IT’S OFFICIAL: Belhaven, NAACP announce complaint and appeal
Published 5:54 pm Wednesday, November 11, 2015
Belhaven and state NAACP officials announced Wednesday morning at the Beaufort County Courthouse their intent to appeal the decision to dismiss the hospital lawsuit, as well as their intent to file a complaint with the United States Department of Justice.
The Town of Belhaven and the state NAACP brought the lawsuit alleging fraud, breach of contract, breach of fiduciary duty and unfair trade practices against Vidant Health and Pantego Creek LLC, which manages the property.
The lawsuit began in state court with Judge Fitch, but Vidant requested to have it moved to federal court because of the Title VI complaint portion of it. But the federal courts sent it back to the state, and despite the initial approval for Judge Fitch to stay on the case, Superior Court Judge Stuart Albright out of Guilford County ended up being appointed to the case.
Judge Albright presided over the latest hearing on Oct. 6 and dismissed the lawsuit against Vidant.
Rev. William Barber, president of the North Carolina NAACP, said the point of the DOJ complaint is to launch a federal investigation as to why Judge Milton Fitch Jr. was removed from the case. Barber said he wants to know why Judge Fitch was removed from the lawsuit behind closed doors and without a fair hearing.
“What changed? And how do you get to make those kinds of changes in a back room?” he said at the Wednesday morning press conference.
Barber said eastern North Carolina has had a long history of keeping African-American judges out of the court system, and he thinks some of that prejudice could be at play in this situation, as Judge Fitch is African-American.
“People are beginning to see how wrong it is,” he said. “We should all be deeply concerned about that kind of distortion and destruction of our judicial system.”
“We are positive that they will rule in our favor,” NAACP lawyer Allen McShirley said of the appeal. “There is absolutely no excuse for allowing these delay tactics to continue.”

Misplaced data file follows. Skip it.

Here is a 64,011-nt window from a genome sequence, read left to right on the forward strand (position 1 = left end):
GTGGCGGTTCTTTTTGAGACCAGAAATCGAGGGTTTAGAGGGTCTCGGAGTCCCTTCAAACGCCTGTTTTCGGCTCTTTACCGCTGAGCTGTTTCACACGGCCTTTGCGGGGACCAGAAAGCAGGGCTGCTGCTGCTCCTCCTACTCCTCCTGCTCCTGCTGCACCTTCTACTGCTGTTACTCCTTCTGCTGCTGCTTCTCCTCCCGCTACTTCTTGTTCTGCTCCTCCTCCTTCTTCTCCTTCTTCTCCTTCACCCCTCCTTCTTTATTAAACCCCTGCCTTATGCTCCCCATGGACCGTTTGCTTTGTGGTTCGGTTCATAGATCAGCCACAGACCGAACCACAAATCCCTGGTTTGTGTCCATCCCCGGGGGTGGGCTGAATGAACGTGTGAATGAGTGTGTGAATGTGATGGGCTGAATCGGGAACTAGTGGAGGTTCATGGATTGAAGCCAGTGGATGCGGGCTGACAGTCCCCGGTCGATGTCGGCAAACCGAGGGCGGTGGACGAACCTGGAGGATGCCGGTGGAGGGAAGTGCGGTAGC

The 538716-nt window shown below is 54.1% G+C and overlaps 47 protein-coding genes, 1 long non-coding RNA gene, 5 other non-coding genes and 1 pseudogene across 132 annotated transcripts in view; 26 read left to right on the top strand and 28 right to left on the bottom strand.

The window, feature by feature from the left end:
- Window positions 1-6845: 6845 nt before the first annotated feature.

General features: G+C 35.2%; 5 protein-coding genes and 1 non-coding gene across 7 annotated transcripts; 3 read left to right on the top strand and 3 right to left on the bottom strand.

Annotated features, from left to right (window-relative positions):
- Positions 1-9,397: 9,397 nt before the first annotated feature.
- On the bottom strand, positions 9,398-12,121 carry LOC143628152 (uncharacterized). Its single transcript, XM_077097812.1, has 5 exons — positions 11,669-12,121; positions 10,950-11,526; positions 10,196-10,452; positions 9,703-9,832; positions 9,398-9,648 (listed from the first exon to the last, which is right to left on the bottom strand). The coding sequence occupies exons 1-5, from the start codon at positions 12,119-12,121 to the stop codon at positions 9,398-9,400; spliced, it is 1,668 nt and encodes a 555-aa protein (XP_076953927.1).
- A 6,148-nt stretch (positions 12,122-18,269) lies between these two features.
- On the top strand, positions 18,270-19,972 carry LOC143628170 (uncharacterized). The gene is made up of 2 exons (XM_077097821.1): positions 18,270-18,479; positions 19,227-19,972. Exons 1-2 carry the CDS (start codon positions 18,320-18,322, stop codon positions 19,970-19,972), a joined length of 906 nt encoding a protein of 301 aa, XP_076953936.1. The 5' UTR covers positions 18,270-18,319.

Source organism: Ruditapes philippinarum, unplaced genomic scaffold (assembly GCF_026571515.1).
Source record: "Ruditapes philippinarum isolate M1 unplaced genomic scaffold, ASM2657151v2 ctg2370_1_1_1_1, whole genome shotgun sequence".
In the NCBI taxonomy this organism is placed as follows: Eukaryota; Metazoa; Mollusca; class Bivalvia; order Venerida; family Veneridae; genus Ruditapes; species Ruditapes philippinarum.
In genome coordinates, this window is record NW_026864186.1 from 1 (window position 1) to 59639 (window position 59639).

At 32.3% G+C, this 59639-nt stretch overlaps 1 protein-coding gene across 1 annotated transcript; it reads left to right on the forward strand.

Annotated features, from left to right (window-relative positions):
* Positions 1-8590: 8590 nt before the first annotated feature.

Vidant closed Vidant Pungo Hospital on July 1, 2014 due to its operating on a deficit. Vidant officials have said they acted with good intention and did not break any of the terms of contract with Belhaven.
The medical nonprofit is building a 24-hour, multispecialty clinic in Belhaven to help accommodate medical needs and has invested millions of dollars in the community since the hospital’s closure, according to Vidant communications manager Christine Mackey.
At the press conference, Belhaven residents Phyllis Credle Brimmage and Evelyn Jennette spoke of the recent experience of the death of their mother, Joyce Credle, from a heart attack.
Brimmage said although paramedics did everything they could to save her mother, she stood no chance after it took about two hours before an ambulance arrived to transport her to Vidant Beaufort Hospital in Washington.
“I can’t blame the paramedics. They did what they could do at the time,” she said. “We just didn’t have a hospital. We just didn’t have a chance.”
Rev. Barber said he thinks their mother could have survived if the Belhaven hospital were open, as that would’ve been a five-minute drive to the emergency room.
“This is a hurt, a feeling I can’t explain,” Brimmage said, quoting from a post on her Facebook page. “Until you actually walk in somebody else’s shoes you don’t know.”
“I also understand and know that you can’t put a price on somebody else’s life,” she said. “Give us a chance.”
But some Belhaven residents still feel the campaign to reopen the hospital will end up hurting the town more than it will help in the end and have criticized Mayor Adam O’Neal for his spending and town management.
“Don’t hurt Belhaven further to make a very weak point. You have wrongly invested your time and energy in something that will only divide us further as a community. If you want to really provide leadership, humbly admit the cause is lost and think about Belhaven’s future and not its past,” Belhaven resident David Pierce wrote in a Letter to the Editor.
“We really can’t afford what we’re paying for this,” Alderman Vic Cox said in a previous interview. “The majority of the citizens I’ve talked to feel that way.”
But Karen Wahab, also a Belhaven resident, said this issue isn’t just about the town but is happening all over the nation.
“This is going national,” she said. “It’s not just us.”
The press conference brought visitors to Washington from the surrounding area, as well as several Washington residents who said they are also concerned about the fate of Vidant Beaufort Hospital.
Joyce O’Neal said she has an 88-year-old mother who still lives in Belhaven and Credle’s recent death makes her fears more real.
“I’d be upset, too,” she said.
“We will never stop fighting for what is right,” Rev. Barber said. “Justice delayed. Justice denied. People are dying.”